As described above, affinity group module 108 can be used to compute affinity groups from a collection of messages. FIG. 5 is a flow diagram of one embodiment of a process 500 to create one or more message address affinity groups from a collection of messages. In FIG. 5, at block 502, process 500 receives a collection of message information. While in one embodiment, the collection of message information is a collection of messages, in alternate embodiments, the collection of message information is some or all of the message header information for the message. For example and in one embodiment, process 500 receives the addressing, timestamp, and occurency information that is used below to calculate the message address affinity group. In one embodiment, process 500 can receive this subset of messaging information because process 500 does not rely on the message body or other message header information in calculating these affinity groups. While in one embodiment, the collection of message information is for one user account, in alternate embodiments, the collection of message information is for more than one user account (e.g., a corporate database of messages, analyzing multiple user message accounts, etc.). Furthermore, in one embodiment, the collection of messages can be all of the same type of message or be of different types of messages. For example and in one embodiment, process 500 receives a collection of email information to calculate email address affinity groups. In this embodiment, different message addresses can be used by the same person or group for different purposes, and keeping these messages addresses allows process 500 to associate each message address with the appropriate affinity group according to the purpose for which it is used. For example and in one embodiment, if a person uses one email address to communicate with co-workers and another to communicate with members of a soccer league, each address will be associated with different affinity groups—one affinity group that includes co-workers addresses and another affinity group that includes soccer league members' addresses. As another example and in another embodiment, process 500 receives a collection of message information of different message types (e.g., email, twitter, instant messaging, and Facebook messages for multiple user accounts). In one embodiment, process 500 uses a table to map different message addresses to the same person and/or group.

Because process 500 calculates message information based on a subset of the message header information, the full message information does not need to be saved for affinity group analysis. For example and in one embodiment, server 102 saves the requisite message header information in message repository 106 for later analysis, such as message address, timestamp, and occurency information.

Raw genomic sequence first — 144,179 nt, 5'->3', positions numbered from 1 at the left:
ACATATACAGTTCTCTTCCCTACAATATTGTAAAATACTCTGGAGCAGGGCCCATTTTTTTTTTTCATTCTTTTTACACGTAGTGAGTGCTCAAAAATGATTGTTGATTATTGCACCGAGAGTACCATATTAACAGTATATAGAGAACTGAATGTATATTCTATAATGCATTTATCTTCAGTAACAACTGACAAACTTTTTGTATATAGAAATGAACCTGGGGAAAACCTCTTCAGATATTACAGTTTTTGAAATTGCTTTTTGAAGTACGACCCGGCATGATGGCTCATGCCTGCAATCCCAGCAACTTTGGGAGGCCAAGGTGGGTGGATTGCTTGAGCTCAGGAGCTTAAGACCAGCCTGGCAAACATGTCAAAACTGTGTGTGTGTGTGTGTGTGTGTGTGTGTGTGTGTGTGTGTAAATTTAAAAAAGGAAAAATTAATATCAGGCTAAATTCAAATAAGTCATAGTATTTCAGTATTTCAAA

Process 500 determines a set of seed addresses from the collection of message information at block 504. While in one embodiment, the seed address is chosen from a group of top N addresses, in alternate embodiments, the seed address is chosen alternatively (from a subset of the N addresses, one of the top 100 address (or some other fixed number), etc.). In one embodiment, process 500 determines seed addresses by determining the top N addresses by ranking other addresses a given message address communicates with based on timestamps and occurrences of the other messages. Determining the seed addresses is further described in FIG. 6 below.

Process 500 executes an outer processing loop (blocks 506-518) to determine the affinity groups for each of the seed addresses in the collection of message information.

Process 500 further executes an inner processing loop to compute a probability that a message has an address for each address in the set of addresses {Xi} (blocks 508-512). While in one embodiment, the addresses are selected from all of the address fields of the message, in alternate embodiments, the addresses are from a subset of the address field (e.g., the To, From, and/or CC fields). In one embodiment, the set of addresses is the set of message addresses received at block 502 above. At block 510, process 500 computes a probability P(Xi|a) that a message has an address X, given that the message has a seed address a. In one embodiment, the P(Xi|a) is computed using Equation (1):